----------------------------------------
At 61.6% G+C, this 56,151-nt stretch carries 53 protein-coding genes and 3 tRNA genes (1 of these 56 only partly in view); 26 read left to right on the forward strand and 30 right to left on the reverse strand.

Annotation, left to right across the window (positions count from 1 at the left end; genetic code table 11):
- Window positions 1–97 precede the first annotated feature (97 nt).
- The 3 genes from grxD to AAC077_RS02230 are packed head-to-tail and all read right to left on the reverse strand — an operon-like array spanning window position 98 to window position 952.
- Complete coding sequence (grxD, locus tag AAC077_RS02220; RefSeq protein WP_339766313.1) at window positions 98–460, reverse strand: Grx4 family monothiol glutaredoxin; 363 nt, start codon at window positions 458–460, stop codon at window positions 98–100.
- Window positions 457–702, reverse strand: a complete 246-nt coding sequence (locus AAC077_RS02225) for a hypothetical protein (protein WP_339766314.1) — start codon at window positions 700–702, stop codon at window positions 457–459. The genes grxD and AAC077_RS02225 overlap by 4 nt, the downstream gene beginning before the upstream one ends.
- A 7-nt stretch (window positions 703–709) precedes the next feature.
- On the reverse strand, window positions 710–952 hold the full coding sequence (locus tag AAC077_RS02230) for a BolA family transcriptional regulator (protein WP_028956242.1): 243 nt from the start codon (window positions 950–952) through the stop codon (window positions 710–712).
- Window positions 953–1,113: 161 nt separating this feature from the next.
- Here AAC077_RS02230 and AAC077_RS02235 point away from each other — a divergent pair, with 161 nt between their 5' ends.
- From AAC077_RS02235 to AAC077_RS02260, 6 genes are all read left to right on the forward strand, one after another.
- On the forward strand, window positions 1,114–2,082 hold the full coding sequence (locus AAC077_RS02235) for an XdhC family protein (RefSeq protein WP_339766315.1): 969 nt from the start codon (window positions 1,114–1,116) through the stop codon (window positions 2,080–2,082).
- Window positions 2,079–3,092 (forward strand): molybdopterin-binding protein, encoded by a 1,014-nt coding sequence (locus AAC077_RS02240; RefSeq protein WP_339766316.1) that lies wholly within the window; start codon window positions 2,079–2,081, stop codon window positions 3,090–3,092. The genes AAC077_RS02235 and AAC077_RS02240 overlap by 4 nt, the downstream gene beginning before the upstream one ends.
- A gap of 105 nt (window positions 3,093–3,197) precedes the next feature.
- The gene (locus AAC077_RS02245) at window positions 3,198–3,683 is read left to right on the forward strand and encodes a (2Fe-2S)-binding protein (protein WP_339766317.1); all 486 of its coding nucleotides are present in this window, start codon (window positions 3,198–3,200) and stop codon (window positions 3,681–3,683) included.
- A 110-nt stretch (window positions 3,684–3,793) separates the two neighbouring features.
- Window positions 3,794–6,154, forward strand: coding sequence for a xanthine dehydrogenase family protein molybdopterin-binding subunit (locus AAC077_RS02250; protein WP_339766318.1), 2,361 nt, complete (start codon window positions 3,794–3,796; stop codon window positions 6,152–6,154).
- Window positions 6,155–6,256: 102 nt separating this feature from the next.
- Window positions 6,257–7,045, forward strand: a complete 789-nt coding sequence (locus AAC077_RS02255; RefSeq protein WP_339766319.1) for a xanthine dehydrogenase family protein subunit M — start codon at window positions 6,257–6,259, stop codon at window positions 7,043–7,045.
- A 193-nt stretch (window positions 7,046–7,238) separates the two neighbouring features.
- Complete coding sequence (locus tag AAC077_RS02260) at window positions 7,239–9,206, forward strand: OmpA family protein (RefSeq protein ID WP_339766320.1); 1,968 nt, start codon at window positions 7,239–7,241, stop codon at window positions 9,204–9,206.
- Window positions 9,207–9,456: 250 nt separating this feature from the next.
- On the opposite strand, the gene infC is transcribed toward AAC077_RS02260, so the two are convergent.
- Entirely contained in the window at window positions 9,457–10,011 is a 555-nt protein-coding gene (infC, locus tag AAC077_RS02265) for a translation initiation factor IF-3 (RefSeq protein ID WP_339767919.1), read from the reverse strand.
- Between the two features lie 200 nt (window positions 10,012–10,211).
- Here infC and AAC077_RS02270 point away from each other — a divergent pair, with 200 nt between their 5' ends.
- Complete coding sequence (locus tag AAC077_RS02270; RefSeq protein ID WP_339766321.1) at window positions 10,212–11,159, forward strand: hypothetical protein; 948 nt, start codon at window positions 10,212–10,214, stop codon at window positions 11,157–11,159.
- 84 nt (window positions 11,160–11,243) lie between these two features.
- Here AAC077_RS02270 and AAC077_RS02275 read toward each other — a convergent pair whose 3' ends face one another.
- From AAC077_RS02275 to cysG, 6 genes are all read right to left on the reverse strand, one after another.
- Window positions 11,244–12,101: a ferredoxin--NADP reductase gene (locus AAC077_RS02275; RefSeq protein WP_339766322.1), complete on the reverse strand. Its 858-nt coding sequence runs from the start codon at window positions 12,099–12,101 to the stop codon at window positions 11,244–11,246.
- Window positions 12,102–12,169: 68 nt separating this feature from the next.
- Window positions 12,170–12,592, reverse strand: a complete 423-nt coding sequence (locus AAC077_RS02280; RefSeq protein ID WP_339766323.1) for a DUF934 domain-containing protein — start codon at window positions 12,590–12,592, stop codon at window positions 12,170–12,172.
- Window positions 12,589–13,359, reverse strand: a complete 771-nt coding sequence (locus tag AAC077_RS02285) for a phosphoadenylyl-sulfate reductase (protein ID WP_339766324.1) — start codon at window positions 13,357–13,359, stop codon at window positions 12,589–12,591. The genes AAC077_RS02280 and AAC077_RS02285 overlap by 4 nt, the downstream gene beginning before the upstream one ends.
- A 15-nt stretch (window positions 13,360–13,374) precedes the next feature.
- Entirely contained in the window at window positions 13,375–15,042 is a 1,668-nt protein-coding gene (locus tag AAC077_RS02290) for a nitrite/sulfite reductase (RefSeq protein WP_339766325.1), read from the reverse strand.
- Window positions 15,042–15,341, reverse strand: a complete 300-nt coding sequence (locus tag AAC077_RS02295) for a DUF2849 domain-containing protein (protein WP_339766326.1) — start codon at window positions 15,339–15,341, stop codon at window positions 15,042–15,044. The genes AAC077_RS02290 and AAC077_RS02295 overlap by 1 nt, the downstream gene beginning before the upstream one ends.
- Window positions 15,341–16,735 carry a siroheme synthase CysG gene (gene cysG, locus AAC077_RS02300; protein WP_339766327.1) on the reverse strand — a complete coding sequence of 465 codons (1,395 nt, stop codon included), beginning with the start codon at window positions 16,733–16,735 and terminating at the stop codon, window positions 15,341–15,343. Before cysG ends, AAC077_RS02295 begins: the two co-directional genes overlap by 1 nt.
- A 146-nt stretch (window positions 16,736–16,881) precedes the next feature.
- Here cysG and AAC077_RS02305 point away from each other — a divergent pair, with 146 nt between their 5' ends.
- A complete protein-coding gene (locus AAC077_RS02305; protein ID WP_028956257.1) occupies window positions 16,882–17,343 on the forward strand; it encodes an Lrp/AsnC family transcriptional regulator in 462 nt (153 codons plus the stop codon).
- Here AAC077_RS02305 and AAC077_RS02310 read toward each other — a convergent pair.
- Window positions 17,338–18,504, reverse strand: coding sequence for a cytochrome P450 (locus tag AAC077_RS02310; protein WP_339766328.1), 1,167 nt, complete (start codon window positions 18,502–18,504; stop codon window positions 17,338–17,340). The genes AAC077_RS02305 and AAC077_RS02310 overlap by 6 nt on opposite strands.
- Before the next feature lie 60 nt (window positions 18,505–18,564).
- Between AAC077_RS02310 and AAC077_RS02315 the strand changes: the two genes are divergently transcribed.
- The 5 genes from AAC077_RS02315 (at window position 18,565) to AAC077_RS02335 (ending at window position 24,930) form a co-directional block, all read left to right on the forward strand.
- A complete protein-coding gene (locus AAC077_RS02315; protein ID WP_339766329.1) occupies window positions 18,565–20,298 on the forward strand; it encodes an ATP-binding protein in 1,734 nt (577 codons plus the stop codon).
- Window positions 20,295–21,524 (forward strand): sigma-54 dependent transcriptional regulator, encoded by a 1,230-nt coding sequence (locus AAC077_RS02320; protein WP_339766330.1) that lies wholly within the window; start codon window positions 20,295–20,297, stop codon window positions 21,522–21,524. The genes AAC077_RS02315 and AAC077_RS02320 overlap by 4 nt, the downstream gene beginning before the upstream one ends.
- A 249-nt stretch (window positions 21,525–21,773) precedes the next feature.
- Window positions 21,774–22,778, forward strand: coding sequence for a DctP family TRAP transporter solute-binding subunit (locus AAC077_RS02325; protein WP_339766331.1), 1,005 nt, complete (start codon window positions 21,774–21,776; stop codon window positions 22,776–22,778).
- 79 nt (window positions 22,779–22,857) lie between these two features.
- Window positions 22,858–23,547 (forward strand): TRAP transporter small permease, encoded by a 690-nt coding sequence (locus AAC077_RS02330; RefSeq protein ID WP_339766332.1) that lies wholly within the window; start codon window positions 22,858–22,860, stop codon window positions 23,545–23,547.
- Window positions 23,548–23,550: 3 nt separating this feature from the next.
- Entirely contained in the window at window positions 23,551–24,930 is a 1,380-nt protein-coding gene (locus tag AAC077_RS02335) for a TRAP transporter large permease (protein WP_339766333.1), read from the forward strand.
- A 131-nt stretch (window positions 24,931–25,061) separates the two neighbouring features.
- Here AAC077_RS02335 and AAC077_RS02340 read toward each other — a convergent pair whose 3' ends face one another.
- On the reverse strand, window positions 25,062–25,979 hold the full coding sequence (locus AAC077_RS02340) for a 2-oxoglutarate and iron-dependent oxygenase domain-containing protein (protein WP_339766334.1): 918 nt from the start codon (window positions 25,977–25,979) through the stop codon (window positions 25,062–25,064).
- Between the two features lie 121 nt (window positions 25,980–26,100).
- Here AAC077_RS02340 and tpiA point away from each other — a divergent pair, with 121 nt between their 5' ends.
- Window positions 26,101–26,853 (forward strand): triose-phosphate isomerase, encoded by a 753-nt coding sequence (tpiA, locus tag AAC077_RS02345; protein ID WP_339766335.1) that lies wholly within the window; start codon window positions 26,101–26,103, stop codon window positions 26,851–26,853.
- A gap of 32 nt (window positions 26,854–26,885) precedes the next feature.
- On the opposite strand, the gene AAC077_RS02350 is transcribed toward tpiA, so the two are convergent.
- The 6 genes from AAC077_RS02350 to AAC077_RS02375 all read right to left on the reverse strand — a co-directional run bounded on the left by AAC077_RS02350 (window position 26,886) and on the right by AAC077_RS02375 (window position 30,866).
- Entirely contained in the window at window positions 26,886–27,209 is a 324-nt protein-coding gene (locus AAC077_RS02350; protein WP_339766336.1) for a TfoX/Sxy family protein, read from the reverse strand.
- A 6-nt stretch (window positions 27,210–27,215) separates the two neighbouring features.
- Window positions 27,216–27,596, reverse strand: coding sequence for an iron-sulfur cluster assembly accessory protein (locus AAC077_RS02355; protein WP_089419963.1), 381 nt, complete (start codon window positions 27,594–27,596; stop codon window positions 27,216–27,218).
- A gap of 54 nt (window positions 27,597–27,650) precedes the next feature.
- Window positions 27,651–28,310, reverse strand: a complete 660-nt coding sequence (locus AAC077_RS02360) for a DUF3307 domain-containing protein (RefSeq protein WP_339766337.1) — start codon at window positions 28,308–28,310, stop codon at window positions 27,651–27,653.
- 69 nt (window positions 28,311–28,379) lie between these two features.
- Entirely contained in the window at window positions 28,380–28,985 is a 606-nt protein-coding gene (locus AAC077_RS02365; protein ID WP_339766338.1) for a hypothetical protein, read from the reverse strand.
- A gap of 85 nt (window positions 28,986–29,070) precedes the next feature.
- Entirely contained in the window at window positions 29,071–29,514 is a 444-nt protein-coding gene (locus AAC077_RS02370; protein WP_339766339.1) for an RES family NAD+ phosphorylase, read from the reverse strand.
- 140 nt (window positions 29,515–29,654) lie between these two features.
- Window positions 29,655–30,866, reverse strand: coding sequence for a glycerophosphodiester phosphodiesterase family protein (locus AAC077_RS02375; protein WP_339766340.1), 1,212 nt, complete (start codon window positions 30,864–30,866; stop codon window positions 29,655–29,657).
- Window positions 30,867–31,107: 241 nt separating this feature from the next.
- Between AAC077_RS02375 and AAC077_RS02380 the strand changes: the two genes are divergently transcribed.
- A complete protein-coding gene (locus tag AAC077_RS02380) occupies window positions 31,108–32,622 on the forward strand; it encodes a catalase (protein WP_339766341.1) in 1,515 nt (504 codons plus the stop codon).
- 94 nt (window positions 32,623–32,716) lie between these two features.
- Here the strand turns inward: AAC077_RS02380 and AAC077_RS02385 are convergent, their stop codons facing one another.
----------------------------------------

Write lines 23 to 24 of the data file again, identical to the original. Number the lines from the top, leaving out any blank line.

- On the opposite strand, the gene infC is transcribed toward AAC077_RS02260, so the two are convergent.
- Entirely contained in the window at window positions 9,457–10,011 is a 555-nt protein-coding gene (infC, locus tag AAC077_RS02265) for a translation initiation factor IF-3 (RefSeq protein ID WP_339767919.1), read from the reverse strand.